LUNGISA GQWETA: Yes, what happened is the act mandated National Health Laboratory Services to be the one that handles diagnostic pathology for all state hospitals. If, for instance, for us we have got a problem in terms of the capacity in a certain test, we will then direct that test to private but we’re still going to bill them at a state rate.
CIARAN RYAN: Can you give us an idea of how big this organisation is in terms of employees and offices around the country.
LUNGISA GQWETA: We are situated in every hospital in the country.
CIARAN RYAN: Do you know how many state-owned hospitals?
LUNGISA GQWETA: We run over 250 laboratories in the country, with a staff complement of approximately 8000.
CIARAN RYAN: My goodness that is large, so this is quite a responsibility and quite a budget as well that you’ve got to manage.
LUNGISA GQWETA: Yes, we run six regions in the country, Gauteng, which is the one I am responsible for, there’s also KZN, Eastern Cape, Western Cape and Limpopo and Mpumalanga is one region.
Planning for the unplanned at NHLS
CIARAN RYAN: I see you are quite involved in strategy, now I guess this is a fairly recent development in the life of a financial manager, being involved in strategy, can you share some of the strategic insights you have gained at National Health Laboratory Services.
LUNGISA GQWETA: Ja, there are certain strategic involvements that involve us as the finance people. For instance, for the purpose of decision-making we are the ones who get consulted in terms of advice, whether the decision that the company is taking is going to be viable financially, as well as in terms of resource-wise do we have enough resources to do so. As I indicated, National Health Laboratory Services is an organisation that deals with so many issues that requires us to plan, sometimes there are outbreaks that are unplanned…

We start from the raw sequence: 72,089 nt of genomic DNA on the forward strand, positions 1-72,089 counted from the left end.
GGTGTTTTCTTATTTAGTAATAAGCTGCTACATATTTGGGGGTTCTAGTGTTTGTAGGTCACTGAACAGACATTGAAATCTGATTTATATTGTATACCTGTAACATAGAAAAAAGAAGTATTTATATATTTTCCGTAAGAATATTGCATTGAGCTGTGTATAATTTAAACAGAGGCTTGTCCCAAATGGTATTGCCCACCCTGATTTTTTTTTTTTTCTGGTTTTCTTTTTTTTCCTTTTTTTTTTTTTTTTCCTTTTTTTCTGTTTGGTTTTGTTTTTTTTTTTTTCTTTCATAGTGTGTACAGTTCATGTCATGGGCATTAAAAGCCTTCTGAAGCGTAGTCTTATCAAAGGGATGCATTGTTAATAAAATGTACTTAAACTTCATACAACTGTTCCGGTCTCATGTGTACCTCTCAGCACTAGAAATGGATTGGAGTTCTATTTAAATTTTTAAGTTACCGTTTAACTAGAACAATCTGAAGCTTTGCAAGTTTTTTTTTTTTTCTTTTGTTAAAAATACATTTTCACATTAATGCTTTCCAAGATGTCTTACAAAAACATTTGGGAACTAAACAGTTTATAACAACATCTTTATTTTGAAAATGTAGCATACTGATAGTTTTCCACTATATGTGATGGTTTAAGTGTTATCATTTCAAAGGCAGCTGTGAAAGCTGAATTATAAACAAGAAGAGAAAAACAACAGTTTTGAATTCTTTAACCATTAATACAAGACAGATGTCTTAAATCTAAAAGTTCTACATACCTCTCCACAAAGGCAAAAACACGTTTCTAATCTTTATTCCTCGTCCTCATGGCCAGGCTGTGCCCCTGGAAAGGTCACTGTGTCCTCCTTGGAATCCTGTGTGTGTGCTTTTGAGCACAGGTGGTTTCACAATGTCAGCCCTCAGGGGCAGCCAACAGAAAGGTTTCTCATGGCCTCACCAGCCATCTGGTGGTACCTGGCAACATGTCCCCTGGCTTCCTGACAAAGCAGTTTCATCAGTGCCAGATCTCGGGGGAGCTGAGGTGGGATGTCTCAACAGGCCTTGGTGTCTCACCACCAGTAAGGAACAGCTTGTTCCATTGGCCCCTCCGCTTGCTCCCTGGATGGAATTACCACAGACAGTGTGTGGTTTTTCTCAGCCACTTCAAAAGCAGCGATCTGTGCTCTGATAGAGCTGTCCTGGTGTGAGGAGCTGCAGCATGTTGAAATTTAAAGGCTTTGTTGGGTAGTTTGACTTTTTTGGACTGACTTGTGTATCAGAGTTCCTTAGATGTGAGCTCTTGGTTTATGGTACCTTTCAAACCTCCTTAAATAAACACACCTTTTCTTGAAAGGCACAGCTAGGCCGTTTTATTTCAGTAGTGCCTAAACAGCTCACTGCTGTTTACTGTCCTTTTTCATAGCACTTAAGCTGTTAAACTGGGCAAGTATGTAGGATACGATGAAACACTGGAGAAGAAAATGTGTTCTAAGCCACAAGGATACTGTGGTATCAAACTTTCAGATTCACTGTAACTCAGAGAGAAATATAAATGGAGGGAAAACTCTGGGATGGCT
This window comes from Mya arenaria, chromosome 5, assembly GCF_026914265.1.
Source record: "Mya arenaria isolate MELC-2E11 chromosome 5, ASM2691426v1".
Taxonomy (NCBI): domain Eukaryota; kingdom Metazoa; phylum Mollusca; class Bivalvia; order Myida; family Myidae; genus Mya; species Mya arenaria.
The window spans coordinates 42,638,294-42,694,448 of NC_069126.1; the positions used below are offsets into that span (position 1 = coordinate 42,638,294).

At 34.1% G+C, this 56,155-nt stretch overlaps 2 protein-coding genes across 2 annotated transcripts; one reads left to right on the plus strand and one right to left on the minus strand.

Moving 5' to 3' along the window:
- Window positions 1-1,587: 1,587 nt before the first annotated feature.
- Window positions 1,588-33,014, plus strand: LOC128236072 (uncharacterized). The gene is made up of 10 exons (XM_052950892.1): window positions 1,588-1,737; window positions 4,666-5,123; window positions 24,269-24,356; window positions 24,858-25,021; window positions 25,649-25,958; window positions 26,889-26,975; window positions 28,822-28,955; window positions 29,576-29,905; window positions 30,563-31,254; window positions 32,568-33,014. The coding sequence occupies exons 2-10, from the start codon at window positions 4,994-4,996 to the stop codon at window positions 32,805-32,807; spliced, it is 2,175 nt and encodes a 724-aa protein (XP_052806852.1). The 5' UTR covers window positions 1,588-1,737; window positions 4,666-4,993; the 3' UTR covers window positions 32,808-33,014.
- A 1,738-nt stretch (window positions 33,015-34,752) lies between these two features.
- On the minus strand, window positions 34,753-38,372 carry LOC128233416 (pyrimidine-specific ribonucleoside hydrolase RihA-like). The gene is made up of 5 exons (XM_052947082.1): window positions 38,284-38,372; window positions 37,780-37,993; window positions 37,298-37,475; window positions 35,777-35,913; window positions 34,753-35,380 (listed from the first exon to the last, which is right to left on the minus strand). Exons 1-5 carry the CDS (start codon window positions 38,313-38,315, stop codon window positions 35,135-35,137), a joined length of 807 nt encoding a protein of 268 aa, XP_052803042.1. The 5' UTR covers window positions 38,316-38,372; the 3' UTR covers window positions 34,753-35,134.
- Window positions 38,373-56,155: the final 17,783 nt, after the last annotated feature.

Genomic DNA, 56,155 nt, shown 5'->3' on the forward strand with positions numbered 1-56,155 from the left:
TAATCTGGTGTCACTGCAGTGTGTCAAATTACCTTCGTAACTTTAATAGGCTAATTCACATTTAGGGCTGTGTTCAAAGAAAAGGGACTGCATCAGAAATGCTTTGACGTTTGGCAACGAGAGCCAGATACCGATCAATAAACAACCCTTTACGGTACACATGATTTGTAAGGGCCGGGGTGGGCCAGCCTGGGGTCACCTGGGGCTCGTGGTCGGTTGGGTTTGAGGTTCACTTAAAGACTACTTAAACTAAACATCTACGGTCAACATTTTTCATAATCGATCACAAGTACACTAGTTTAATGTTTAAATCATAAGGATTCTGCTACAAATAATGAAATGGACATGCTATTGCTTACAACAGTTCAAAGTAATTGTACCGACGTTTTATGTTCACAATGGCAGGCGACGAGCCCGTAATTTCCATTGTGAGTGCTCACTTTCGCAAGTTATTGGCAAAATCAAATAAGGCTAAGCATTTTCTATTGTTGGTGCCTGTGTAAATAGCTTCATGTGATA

CIARAN RYAN: Like cholera or something like that.
LUNGISA GQWETA: Exactly, recently we had listeria, which is something that was unplanned and, therefore, we need to put in strategies in terms of how then do we mitigate that kind of problem. That also involves financial planning, there are resources that are required and also how do you then ensure that in so doing you don’t kill the existing business because when you move resources to one angle you must make sure that you maintain your current status and be able to achieve what we want to achieve.
CIARAN RYAN: In charging for your services, I get what you said before that if you don’t have the capacity in-house you will then send the sample that needs to be tested to the private sector and you’ll charge them or bill them or they will bill you at a state rate.
LUNGISA GQWETA: They bill us and we continue to bill the government but remember we’re billing the government, which is the Department of Health…
CIARAN RYAN: Is National Health Laboratory Services profit-making or is it loss-making, does it rely on grants from government, how does it survive financially?